WASHINGTON (Reuters) – The U.S. Congress should give the Commodity Futures Trading Commission more power to oversee cryptocurrency stablecoins to reduce risks to the financial system, Securities and Exchange Commission Chairman Gary Gensler said on Friday.

Stablecoins are usually pegged to the US dollar and are primarily used to facilitate the trading of other digital assets.

With a market capitalization of about $150 billion, stablecoins have many similarities to money market funds and need to be regulated accordingly, Gensler said at a conference hosted by Georgetown University’s Center for Financial Markets and Policy in Washington.

While the CFTC has anti-fraud and anti-manipulation regulatory authority over firms that issue dollar-backed stablecoins, it doesn’t have “actual authority to write rules for exchanges,” Gensler said.

“I think the CFTC could have more powers. They currently have no direct regulatory authority over non-security underlying tokens,” he said.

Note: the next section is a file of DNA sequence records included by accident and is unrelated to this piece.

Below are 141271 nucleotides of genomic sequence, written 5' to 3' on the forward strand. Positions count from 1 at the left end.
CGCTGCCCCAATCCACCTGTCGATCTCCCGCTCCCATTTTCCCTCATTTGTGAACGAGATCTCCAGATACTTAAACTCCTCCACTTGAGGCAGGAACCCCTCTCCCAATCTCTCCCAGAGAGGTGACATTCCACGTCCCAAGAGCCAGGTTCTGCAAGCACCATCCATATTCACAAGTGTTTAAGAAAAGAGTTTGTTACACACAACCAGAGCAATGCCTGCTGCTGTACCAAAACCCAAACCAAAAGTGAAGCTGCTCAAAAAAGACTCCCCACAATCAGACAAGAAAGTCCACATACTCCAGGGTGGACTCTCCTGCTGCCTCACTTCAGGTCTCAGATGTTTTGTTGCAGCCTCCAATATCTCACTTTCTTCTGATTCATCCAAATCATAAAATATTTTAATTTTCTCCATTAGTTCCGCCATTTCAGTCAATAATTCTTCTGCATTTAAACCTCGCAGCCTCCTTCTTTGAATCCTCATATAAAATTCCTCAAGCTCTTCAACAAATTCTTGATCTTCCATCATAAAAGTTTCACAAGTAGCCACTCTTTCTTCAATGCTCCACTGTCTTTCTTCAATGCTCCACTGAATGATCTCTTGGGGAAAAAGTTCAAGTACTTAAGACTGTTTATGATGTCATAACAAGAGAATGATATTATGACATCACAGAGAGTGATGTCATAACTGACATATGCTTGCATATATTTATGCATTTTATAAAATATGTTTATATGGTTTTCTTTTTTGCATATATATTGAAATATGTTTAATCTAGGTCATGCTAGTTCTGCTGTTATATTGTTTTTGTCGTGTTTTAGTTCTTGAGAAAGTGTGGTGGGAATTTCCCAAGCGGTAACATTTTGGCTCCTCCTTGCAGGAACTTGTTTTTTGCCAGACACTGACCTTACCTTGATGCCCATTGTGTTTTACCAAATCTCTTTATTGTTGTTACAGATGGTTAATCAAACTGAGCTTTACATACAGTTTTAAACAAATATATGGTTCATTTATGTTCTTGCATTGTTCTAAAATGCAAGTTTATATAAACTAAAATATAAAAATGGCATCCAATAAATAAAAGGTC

The vast majority of cryptocurrencies, including so-called algorithmic stablecoins, are securities and subject to the SEC’s authority, while a few are not, Gensler said.

In March, TerraUSD, an algorithm-based, rather than asset-pegged, stablecoin, exploded spectacularly, pushing another major stablecoin, Tether, below its dollar peg and causing waves in the global cryptocurrency market.

The Financial Stability Oversight Board, a U.S. regulatory group that includes top financial regulators, earlier this month recommended that Congress pass legislation that addresses the risks digital assets pose to the financial system, including bills to strengthen oversight of spot crypto markets and stablecoins.

It remains unclear when Congress might pass crypto-related legislation, although several bills aimed at regulating stablecoins and digital goods have been introduced.

(Reporting by John McCrank; Editing by Paul Simao)

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